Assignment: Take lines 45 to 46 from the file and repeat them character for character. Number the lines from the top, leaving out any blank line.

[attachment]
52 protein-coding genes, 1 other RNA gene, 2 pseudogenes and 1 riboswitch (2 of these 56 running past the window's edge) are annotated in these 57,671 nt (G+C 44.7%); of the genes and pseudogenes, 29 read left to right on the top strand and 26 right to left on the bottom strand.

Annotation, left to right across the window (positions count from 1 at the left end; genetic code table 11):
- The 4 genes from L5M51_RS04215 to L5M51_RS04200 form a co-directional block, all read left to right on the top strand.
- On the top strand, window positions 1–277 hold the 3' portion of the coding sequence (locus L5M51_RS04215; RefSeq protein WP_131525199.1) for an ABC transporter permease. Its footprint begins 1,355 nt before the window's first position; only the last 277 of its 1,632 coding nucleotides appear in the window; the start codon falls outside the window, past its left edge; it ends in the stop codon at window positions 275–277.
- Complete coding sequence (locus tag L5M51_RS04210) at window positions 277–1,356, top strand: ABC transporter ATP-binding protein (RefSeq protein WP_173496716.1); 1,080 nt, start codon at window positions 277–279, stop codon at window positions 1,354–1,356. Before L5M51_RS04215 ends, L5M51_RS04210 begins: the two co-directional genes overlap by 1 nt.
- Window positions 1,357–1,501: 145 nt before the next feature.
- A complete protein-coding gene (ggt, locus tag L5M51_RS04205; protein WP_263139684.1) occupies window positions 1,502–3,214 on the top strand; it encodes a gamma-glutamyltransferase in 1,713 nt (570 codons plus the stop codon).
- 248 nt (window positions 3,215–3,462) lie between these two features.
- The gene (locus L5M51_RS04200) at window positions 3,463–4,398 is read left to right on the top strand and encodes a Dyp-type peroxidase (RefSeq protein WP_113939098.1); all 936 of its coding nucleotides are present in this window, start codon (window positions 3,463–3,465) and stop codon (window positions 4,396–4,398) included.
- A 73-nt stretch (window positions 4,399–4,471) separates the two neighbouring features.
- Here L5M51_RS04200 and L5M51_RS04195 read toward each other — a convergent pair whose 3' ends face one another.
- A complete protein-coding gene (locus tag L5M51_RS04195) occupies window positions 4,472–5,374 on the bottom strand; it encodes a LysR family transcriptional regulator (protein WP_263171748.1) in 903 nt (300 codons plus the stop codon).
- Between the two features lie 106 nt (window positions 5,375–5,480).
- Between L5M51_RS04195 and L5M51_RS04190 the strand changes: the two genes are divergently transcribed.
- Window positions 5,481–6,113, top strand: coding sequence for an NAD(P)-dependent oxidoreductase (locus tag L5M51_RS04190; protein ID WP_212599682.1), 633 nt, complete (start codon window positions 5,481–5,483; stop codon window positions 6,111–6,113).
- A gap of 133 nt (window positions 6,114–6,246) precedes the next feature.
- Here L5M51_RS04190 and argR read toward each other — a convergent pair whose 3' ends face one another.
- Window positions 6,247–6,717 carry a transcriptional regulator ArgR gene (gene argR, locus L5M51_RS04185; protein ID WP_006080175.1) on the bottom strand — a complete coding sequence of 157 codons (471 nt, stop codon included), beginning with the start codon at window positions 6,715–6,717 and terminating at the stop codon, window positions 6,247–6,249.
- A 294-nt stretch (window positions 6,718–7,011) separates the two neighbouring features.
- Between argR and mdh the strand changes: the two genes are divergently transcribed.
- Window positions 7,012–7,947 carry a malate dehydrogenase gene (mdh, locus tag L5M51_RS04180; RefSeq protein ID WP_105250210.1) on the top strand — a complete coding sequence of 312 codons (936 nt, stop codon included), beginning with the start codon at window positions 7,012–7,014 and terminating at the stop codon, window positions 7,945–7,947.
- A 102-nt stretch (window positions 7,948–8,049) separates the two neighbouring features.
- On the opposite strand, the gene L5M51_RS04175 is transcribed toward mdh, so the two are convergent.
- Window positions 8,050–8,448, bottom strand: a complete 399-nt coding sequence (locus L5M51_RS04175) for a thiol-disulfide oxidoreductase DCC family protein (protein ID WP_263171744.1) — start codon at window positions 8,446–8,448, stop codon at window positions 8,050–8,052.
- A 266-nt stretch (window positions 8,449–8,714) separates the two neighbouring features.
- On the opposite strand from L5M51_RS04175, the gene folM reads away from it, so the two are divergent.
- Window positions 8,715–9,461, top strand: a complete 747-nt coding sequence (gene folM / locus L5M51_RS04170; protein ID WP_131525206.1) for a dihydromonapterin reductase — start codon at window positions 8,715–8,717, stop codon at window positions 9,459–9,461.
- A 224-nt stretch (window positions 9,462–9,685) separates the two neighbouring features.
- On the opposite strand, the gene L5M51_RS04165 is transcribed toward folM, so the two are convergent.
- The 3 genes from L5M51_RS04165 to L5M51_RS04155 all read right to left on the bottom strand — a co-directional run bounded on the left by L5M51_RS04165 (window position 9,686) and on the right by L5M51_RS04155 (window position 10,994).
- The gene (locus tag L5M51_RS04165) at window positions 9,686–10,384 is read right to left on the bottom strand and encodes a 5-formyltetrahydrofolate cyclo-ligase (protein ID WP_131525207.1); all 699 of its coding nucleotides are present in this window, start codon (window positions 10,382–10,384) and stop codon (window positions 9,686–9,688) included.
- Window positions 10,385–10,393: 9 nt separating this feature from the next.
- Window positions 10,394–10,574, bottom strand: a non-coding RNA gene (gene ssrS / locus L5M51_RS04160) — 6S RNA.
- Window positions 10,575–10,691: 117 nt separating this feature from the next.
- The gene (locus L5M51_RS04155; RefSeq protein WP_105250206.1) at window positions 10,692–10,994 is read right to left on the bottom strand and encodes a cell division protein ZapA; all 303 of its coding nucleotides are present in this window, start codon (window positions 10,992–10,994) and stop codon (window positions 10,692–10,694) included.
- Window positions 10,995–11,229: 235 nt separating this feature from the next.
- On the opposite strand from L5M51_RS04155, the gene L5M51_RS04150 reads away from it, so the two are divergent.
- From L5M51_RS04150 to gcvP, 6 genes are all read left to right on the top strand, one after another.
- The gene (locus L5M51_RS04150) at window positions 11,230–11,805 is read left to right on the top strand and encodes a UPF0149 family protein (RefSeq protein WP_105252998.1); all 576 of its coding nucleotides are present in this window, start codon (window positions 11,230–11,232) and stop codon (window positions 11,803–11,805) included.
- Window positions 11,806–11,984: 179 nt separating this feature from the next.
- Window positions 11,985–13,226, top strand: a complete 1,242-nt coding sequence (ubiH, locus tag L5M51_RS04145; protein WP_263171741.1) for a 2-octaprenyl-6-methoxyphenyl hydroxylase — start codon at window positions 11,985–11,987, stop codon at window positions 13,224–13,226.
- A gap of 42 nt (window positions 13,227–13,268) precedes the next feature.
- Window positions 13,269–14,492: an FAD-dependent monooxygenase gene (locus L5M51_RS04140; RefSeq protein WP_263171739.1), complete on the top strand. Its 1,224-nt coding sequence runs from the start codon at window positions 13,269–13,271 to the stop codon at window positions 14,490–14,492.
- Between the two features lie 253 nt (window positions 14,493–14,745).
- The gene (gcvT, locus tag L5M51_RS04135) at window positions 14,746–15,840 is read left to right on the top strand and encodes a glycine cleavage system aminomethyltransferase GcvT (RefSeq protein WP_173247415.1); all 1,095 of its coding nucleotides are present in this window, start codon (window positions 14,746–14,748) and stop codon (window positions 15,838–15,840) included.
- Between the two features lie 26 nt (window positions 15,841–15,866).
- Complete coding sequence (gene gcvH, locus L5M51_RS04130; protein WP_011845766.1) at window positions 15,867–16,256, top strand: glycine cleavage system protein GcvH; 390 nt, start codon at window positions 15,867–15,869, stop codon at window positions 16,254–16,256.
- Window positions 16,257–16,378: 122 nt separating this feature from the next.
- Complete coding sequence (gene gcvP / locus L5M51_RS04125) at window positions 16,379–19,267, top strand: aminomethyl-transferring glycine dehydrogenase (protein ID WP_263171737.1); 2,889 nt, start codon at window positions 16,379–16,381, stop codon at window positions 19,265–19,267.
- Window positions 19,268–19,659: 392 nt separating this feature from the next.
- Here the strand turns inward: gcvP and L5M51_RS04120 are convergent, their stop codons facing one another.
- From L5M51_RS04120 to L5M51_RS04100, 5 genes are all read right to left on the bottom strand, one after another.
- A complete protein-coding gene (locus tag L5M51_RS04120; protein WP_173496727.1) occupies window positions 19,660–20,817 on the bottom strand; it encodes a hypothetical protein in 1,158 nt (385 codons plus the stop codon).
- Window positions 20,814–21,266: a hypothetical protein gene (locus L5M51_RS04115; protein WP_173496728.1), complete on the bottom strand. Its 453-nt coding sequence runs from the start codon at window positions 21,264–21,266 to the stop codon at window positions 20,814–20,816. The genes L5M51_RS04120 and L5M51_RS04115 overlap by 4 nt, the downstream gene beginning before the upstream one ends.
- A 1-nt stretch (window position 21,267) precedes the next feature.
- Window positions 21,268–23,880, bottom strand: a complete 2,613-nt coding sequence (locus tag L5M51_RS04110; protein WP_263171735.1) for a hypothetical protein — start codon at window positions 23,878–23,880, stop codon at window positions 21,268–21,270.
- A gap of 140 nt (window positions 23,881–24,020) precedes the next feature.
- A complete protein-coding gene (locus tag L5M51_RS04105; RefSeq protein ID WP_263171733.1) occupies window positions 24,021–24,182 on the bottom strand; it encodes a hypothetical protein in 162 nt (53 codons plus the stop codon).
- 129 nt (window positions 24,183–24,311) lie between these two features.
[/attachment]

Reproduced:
- The gene (gcvT, locus tag L5M51_RS04135) at window positions 14,746–15,840 is read left to right on the top strand and encodes a glycine cleavage system aminomethyltransferase GcvT (RefSeq protein WP_173247415.1); all 1,095 of its coding nucleotides are present in this window, start codon (window positions 14,746–14,748) and stop codon (window positions 15,838–15,840) included.
- Between the two features lie 26 nt (window positions 15,841–15,866).